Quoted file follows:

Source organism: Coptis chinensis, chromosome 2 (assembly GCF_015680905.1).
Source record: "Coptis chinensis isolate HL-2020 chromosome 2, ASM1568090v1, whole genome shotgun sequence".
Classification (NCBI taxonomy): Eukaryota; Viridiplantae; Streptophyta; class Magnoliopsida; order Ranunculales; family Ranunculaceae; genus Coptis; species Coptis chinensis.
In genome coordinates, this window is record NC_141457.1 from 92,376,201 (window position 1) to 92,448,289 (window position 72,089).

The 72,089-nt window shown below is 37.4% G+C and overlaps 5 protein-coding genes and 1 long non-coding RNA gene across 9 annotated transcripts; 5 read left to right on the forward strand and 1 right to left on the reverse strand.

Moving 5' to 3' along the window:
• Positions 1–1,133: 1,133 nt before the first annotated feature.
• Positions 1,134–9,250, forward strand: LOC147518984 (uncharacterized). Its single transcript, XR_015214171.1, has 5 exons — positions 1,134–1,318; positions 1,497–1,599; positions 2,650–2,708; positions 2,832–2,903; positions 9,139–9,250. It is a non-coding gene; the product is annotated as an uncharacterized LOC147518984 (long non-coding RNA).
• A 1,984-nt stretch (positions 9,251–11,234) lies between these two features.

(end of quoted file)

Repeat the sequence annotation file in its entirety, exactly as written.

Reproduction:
Source organism: Coptis chinensis, chromosome 2 (assembly GCF_015680905.1).
Source record: "Coptis chinensis isolate HL-2020 chromosome 2, ASM1568090v1, whole genome shotgun sequence".
Classification (NCBI taxonomy): Eukaryota; Viridiplantae; Streptophyta; class Magnoliopsida; order Ranunculales; family Ranunculaceae; genus Coptis; species Coptis chinensis.
In genome coordinates, this window is record NC_141457.1 from 92,376,201 (window position 1) to 92,448,289 (window position 72,089).

The 72,089-nt window shown below is 37.4% G+C and overlaps 5 protein-coding genes and 1 long non-coding RNA gene across 9 annotated transcripts; 5 read left to right on the forward strand and 1 right to left on the reverse strand.

Moving 5' to 3' along the window:
• Positions 1–1,133: 1,133 nt before the first annotated feature.
• Positions 1,134–9,250, forward strand: LOC147518984 (uncharacterized). Its single transcript, XR_015214171.1, has 5 exons — positions 1,134–1,318; positions 1,497–1,599; positions 2,650–2,708; positions 2,832–2,903; positions 9,139–9,250. It is a non-coding gene; the product is annotated as an uncharacterized LOC147518984 (long non-coding RNA).
• A 1,984-nt stretch (positions 9,251–11,234) lies between these two features.